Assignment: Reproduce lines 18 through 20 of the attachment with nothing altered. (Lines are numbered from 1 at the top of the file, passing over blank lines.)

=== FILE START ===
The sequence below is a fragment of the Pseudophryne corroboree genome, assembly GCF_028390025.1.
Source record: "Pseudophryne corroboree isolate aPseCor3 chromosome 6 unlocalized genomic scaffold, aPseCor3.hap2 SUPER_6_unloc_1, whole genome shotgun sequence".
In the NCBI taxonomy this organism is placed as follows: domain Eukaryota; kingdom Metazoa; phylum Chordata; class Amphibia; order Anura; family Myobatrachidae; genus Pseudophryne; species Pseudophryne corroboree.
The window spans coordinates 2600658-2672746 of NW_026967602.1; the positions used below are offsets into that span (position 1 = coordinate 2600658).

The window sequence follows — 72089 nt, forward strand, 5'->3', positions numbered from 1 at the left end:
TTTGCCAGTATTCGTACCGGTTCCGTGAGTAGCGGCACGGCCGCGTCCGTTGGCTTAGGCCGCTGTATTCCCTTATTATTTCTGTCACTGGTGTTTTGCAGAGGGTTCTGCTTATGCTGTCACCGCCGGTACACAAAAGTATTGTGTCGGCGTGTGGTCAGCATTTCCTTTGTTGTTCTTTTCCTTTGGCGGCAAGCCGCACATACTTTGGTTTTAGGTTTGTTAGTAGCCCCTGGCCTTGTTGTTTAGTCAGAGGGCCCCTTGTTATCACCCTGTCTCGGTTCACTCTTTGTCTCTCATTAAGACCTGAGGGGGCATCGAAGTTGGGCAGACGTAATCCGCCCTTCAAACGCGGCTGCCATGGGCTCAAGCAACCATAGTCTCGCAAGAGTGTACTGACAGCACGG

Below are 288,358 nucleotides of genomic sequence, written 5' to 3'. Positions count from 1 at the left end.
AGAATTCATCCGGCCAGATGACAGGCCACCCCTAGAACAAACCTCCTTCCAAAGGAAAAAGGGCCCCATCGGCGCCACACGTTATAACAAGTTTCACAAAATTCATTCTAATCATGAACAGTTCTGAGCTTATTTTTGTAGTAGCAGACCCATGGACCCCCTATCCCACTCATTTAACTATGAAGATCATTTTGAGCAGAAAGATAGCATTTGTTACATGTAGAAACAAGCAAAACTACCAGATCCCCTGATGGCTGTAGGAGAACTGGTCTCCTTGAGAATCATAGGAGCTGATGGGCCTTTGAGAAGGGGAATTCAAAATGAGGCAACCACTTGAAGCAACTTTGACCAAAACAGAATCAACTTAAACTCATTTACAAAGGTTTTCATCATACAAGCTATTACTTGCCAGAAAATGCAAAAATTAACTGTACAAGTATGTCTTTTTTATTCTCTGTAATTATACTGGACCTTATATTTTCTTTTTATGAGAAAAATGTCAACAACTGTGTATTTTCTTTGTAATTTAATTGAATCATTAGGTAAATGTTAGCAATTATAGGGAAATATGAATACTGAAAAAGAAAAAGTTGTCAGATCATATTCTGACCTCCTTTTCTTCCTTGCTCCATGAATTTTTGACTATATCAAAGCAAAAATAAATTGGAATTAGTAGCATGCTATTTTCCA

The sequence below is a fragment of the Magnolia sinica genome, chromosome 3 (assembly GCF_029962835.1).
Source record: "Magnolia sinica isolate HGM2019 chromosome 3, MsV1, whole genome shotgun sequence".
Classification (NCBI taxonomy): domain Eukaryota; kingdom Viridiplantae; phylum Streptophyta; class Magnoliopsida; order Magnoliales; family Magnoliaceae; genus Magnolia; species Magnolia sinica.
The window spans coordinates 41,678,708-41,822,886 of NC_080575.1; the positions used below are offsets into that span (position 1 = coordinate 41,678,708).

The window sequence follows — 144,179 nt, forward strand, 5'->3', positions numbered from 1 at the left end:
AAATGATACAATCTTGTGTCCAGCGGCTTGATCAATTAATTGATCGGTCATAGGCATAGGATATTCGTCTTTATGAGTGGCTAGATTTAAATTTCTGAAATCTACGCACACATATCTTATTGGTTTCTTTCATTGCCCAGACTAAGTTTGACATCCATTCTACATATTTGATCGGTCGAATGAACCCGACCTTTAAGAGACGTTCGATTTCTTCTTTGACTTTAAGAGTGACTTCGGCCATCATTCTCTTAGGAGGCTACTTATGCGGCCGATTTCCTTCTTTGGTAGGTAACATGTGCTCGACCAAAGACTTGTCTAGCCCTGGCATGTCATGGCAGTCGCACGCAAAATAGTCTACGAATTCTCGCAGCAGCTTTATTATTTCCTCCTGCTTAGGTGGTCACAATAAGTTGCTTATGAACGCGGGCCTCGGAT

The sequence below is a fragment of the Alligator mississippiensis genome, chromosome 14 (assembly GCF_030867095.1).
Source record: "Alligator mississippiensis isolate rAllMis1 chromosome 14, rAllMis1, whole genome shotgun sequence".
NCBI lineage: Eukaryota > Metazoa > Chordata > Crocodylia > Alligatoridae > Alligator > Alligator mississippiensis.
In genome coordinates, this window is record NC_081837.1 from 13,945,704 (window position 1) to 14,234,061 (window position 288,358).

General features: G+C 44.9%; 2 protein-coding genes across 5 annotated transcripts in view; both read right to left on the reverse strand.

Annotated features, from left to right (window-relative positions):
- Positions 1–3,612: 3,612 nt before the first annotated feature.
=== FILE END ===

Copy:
In genome coordinates, this window is record NC_081837.1 from 13,945,704 (window position 1) to 14,234,061 (window position 288,358).

General features: G+C 44.9%; 2 protein-coding genes across 5 annotated transcripts in view; both read right to left on the reverse strand.

Annotated features, from left to right (window-relative positions):